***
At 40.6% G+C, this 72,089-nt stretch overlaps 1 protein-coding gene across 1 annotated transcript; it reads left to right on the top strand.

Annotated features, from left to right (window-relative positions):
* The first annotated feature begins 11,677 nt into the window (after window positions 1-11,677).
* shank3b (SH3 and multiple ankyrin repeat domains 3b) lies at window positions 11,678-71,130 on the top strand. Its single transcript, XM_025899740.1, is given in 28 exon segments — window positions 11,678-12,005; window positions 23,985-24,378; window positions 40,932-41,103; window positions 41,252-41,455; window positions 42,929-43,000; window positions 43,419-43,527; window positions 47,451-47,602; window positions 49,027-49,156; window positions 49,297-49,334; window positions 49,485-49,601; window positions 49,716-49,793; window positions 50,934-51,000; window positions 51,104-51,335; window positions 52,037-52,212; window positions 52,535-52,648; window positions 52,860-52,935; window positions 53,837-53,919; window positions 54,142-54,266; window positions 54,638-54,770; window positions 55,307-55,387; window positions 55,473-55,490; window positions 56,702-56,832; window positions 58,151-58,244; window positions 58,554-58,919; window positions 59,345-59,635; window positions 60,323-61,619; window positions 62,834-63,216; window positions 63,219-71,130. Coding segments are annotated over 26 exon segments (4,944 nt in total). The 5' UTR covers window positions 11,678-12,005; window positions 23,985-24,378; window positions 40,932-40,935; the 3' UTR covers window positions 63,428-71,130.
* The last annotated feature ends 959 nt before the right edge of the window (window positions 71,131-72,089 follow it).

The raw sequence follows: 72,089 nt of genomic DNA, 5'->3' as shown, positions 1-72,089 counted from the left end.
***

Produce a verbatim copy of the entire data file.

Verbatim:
At 40.6% G+C, this 72,089-nt stretch overlaps 1 protein-coding gene across 1 annotated transcript; it reads left to right on the top strand.

Annotated features, from left to right (window-relative positions):
* The first annotated feature begins 11,677 nt into the window (after window positions 1-11,677).
* shank3b (SH3 and multiple ankyrin repeat domains 3b) lies at window positions 11,678-71,130 on the top strand. Its single transcript, XM_025899740.1, is given in 28 exon segments — window positions 11,678-12,005; window positions 23,985-24,378; window positions 40,932-41,103; window positions 41,252-41,455; window positions 42,929-43,000; window positions 43,419-43,527; window positions 47,451-47,602; window positions 49,027-49,156; window positions 49,297-49,334; window positions 49,485-49,601; window positions 49,716-49,793; window positions 50,934-51,000; window positions 51,104-51,335; window positions 52,037-52,212; window positions 52,535-52,648; window positions 52,860-52,935; window positions 53,837-53,919; window positions 54,142-54,266; window positions 54,638-54,770; window positions 55,307-55,387; window positions 55,473-55,490; window positions 56,702-56,832; window positions 58,151-58,244; window positions 58,554-58,919; window positions 59,345-59,635; window positions 60,323-61,619; window positions 62,834-63,216; window positions 63,219-71,130. Coding segments are annotated over 26 exon segments (4,944 nt in total). The 5' UTR covers window positions 11,678-12,005; window positions 23,985-24,378; window positions 40,932-40,935; the 3' UTR covers window positions 63,428-71,130.
* The last annotated feature ends 959 nt before the right edge of the window (window positions 71,131-72,089 follow it).

The raw sequence follows: 72,089 nt of genomic DNA, 5'->3' as shown, positions 1-72,089 counted from the left end.